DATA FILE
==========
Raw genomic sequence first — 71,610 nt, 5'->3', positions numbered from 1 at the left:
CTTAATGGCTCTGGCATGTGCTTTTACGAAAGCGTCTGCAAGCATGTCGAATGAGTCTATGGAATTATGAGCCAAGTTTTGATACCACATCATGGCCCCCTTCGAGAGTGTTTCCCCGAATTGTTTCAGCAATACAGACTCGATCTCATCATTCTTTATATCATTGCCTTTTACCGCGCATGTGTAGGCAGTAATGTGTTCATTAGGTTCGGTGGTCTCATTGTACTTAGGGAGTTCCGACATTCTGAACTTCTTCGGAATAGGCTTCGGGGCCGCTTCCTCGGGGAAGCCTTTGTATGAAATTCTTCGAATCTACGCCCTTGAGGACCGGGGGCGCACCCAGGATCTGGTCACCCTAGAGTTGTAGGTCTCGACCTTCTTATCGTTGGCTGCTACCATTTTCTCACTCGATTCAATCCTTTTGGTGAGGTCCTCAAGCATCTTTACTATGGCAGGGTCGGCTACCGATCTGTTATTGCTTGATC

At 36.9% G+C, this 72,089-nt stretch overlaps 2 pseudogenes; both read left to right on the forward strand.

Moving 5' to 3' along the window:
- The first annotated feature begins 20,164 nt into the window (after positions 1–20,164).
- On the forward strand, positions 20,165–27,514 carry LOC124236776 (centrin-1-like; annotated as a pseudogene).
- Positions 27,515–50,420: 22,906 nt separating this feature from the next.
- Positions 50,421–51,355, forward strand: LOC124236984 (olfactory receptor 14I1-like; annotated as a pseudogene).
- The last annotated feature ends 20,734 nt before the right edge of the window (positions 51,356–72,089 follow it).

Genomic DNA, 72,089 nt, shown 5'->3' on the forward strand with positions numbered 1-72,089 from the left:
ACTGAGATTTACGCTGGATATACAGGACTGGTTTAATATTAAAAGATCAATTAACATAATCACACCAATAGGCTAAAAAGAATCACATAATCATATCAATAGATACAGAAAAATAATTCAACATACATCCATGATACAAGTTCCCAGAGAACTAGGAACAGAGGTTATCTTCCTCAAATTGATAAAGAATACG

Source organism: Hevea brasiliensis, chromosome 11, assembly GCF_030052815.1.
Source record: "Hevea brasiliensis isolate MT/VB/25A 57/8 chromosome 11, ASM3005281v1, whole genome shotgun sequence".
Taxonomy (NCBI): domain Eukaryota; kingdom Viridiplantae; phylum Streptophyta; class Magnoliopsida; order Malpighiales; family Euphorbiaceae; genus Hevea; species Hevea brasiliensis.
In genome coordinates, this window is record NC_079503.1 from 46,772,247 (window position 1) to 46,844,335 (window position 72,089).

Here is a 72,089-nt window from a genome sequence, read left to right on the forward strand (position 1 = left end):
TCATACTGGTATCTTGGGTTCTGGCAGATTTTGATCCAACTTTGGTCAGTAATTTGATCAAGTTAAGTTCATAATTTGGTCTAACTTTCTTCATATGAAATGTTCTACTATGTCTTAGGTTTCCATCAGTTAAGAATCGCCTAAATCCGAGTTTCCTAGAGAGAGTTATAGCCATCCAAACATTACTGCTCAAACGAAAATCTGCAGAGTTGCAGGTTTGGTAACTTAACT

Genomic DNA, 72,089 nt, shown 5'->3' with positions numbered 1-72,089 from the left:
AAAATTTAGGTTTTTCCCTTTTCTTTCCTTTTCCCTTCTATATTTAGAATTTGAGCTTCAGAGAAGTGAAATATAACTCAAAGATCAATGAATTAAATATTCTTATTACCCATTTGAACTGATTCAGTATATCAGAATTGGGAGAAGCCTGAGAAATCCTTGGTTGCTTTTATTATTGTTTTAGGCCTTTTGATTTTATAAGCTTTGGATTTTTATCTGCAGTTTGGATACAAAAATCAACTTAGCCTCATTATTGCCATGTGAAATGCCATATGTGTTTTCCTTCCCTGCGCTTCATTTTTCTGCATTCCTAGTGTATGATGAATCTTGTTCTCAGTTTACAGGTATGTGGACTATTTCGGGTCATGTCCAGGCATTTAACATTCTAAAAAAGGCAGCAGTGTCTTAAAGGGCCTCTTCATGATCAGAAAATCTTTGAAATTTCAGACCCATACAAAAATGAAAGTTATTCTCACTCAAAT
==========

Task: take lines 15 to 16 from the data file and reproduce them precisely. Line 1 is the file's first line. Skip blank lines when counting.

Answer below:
In genome coordinates, this window is record NC_079503.1 from 46,772,247 (window position 1) to 46,844,335 (window position 72,089).

Here is a 72,089-nt window from a genome sequence, read left to right on the forward strand (position 1 = left end):